Not out of date food but meat on a regular basis with only 3 days left before expiry. This does not make sense to me as a customer if I plan to do a weekly shop the meat should last the week. I have returned packaged meat and fresh pasta that was off even though within expiry period, I have never had these problems when I have shopped instore, makes me wonder how the deliveries are being stored/transported.
For fresh veges, generally they are not very fresh, and some items are charged per piece eg. sweet potato, the smallest one you ever did see, very annoying if you need for a recipe. Ice cream has been delivered melted. They credit you the value of the goods, they even have a bot rather than a person do it, this indicates to me it happens so often they can afford to employ staff to process the volume. This annoys me, I don’t want the credit i want the item i ordered, no ice cream until the next week!
Also very annoying they tell you just before delivery if they do not have an item so you do not have a chance to substitute with another item, leaving you short of an ingredient to make a particular recipe, forcing you to run down to the local IGA so you can make dinner that night.
But if you need online shopping, disability, newborn child etc you don’t have a choice, I have tried both Woolies and Coles neither are perfect.
too true. I’ve avoided some of the issues with Woolies by adding a note to each item which needs specificity… anything which expires, I add a note asking for long expiry (cream particularly, its what I use in coffee but I’m not drinking much coffee of late so I dont want it going off before whenever), cauliflowers are noted “Fresh as you can and fresh always beats large” (because for some reason they assume you want the biggest and thats not always the way to go). Note to self: ask for medium sized sweet potato… the last one was a giant…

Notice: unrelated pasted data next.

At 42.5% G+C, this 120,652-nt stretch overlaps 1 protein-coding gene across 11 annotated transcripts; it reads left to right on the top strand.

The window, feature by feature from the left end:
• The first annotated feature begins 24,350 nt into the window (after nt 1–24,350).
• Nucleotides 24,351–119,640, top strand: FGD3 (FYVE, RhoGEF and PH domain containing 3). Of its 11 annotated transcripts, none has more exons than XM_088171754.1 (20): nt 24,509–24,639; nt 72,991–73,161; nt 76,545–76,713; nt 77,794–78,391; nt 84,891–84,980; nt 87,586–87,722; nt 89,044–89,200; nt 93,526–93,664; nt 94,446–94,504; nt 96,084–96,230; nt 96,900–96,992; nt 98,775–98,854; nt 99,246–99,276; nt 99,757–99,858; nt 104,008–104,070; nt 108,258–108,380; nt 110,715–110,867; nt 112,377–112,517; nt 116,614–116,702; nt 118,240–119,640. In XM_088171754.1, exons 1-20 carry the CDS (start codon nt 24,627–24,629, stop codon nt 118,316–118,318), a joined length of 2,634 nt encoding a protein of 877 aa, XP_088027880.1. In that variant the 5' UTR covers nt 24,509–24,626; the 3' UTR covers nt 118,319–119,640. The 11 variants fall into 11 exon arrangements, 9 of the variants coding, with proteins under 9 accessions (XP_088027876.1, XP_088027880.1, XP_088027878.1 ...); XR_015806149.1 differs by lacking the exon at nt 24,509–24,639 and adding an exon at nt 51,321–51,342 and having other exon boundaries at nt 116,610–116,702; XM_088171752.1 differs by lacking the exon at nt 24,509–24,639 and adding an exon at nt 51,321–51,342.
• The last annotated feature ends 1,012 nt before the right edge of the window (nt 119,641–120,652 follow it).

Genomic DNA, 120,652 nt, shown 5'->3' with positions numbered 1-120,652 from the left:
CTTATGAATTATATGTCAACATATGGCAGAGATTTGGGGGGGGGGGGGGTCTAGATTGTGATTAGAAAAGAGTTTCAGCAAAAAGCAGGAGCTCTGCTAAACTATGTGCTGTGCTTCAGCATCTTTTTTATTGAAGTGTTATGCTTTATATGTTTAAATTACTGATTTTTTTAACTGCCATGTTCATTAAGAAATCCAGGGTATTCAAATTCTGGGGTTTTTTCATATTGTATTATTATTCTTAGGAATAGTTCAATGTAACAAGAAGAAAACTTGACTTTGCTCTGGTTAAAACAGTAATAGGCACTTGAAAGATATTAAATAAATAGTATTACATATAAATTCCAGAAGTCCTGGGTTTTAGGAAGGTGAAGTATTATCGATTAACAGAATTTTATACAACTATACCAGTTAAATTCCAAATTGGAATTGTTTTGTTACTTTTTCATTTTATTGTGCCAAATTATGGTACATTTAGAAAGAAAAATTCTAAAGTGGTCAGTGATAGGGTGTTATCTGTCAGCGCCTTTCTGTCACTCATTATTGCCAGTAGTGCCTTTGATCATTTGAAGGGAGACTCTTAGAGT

I shop in person at Coles, but won’t do online again, you can’t get that specific with them and just have to rely on the personal shopper… and I have seen how they choose fresh food… grab grab grab… no real thought, just gotta rush through as fast as you can.
I used woolies online for 3 years. Anytime I have had something unsatisfactory or close to use by date I have sent them a chat note. Absolutely every time they have refunded the money. Without fail.
I don’t use Coles online for the simple reason that you can’t use gift cards for payment this it is more complicated expensive.
What I am saying here is take control. If you can order online, you can also contact them online. They listen. They refund. The more you do that the less likely it is you will get shoddy or close to use-by products
I have been having my groceries delivered by Coles for approx a year.
Several times, the last one being approx 2 months ago, the best be fore date has been the date of delivery. There has been no problem in obtaining a credit or replacement but it is annoying at times when you have to be so vigilant. But then again, the same applies when shopping in store.
In store it is under the consumers control to pick and make a decision. When working through a delivery picked by a random employee assigned to the task it is not under one’s control save for the trouble of claiming refunds plus the impact it might have on ‘what is for dinner tomorrow’ so perhaps not quite the same.
Hi @rclemons, I wonder if a question about refrigerated goods is also worth asking…whether goods which are to be kept chilled (e.g. dairy, meats etc) arrived chilled. These may be just as important as those approaching ‘use by’ and ‘best before’ dates…as warmed ‘chilled’ foods can pose a significant health risk or reduce their ‘use by’ life.